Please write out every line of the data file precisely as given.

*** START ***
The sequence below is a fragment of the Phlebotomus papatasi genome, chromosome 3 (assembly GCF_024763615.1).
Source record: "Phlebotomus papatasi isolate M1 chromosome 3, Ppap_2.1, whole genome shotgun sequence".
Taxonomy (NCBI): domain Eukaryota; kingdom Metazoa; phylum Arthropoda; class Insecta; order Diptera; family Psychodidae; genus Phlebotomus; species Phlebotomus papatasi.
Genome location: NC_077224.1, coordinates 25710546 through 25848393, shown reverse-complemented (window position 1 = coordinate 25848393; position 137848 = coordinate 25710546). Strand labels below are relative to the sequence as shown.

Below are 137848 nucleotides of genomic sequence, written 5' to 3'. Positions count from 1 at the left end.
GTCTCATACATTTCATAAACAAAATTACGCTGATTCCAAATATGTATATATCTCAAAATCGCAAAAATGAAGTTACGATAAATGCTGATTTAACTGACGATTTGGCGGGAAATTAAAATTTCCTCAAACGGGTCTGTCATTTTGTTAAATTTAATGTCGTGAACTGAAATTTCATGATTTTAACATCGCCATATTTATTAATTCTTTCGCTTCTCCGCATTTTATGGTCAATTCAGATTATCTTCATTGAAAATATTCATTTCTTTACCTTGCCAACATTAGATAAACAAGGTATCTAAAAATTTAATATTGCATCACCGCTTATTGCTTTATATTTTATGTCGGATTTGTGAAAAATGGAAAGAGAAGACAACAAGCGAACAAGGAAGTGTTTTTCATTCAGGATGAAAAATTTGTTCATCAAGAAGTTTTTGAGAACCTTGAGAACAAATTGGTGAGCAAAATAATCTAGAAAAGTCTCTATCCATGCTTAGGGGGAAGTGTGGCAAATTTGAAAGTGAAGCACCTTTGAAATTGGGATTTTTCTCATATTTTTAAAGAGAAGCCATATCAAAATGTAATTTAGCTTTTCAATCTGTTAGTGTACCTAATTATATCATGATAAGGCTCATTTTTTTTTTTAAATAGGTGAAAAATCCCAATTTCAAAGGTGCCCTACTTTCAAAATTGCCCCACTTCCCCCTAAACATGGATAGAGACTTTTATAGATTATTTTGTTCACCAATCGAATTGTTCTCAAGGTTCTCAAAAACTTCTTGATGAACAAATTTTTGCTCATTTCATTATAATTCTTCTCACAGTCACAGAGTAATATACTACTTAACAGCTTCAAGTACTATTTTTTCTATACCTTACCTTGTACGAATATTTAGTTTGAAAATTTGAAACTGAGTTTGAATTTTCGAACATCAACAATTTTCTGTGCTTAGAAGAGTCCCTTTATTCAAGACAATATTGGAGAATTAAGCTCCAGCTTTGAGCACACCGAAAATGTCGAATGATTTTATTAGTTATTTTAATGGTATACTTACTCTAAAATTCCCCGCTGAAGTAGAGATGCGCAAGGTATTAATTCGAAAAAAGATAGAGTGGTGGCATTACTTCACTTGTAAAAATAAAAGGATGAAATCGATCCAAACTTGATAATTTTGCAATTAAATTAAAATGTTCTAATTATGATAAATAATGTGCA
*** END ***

The sequence below is a fragment of the Phlebotomus papatasi genome, chromosome 3 (assembly GCF_024763615.1).
Source record: "Phlebotomus papatasi isolate M1 chromosome 3, Ppap_2.1, whole genome shotgun sequence".
Taxonomy (NCBI): domain Eukaryota; kingdom Metazoa; phylum Arthropoda; class Insecta; order Diptera; family Psychodidae; genus Phlebotomus; species Phlebotomus papatasi.
Genome location: NC_077224.1, coordinates 25710546 through 25848393, shown reverse-complemented (window position 1 = coordinate 25848393; position 137848 = coordinate 25710546). Strand labels below are relative to the sequence as shown.

Below are 137848 nucleotides of genomic sequence, written 5' to 3'. Positions count from 1 at the left end.
GTCTCATACATTTCATAAACAAAATTACGCTGATTCCAAATATGTATATATCTCAAAATCGCAAAAATGAAGTTACGATAAATGCTGATTTAACTGACGATTTGGCGGGAAATTAAAATTTCCTCAAACGGGTCTGTCATTTTGTTAAATTTAATGTCGTGAACTGAAATTTCATGATTTTAACATCGCCATATTTATTAATTCTTTCGCTTCTCCGCATTTTATGGTCAATTCAGATTATCTTCATTGAAAATATTCATTTCTTTACCTTGCCAACATTAGATAAACAAGGTATCTAAAAATTTAATATTGCATCACCGCTTATTGCTTTATATTTTATGTCGGATTTGTGAAAAATGGAAAGAGAAGACAACAAGCGAACAAGGAAGTGTTTTTCATTCAGGATGAAAAATTTGTTCATCAAGAAGTTTTTGAGAACCTTGAGAACAAATTGGTGAGCAAAATAATCTAGAAAAGTCTCTATCCATGCTTAGGGGGAAGTGTGGCAAATTTGAAAGTGAAGCACCTTTGAAATTGGGATTTTTCTCATATTTTTAAAGAGAAGCCATATCAAAATGTAATTTAGCTTTTCAATCTGTTAGTGTACCTAATTATATCATGATAAGGCTCATTTTTTTTTTTAAATAGGTGAAAAATCCCAATTTCAAAGGTGCCCTACTTTCAAAATTGCCCCACTTCCCCCTAAACATGGATAGAGACTTTTATAGATTATTTTGTTCACCAATCGAATTGTTCTCAAGGTTCTCAAAAACTTCTTGATGAACAAATTTTTGCTCATTTCATTATAATTCTTCTCACAGTCACAGAGTAATATACTACTTAACAGCTTCAAGTACTATTTTTTCTATACCTTACCTTGTACGAATATTTAGTTTGAAAATTTGAAACTGAGTTTGAATTTTCGAACATCAACAATTTTCTGTGCTTAGAAGAGTCCCTTTATTCAAGACAATATTGGAGAATTAAGCTCCAGCTTTGAGCACACCGAAAATGTCGAATGATTTTATTAGTTATTTTAATGGTATACTTACTCTAAAATTCCCCGCTGAAGTAGAGATGCGCAAGGTATTAATTCGAAAAAAGATAGAGTGGTGGCATTACTTCACTTGTAAAAATAAAAGGATGAAATCGATCCAAACTTGATAATTTTGCAATTAAATTAAAATGTTCTAATTATGATAAATAATGTGCA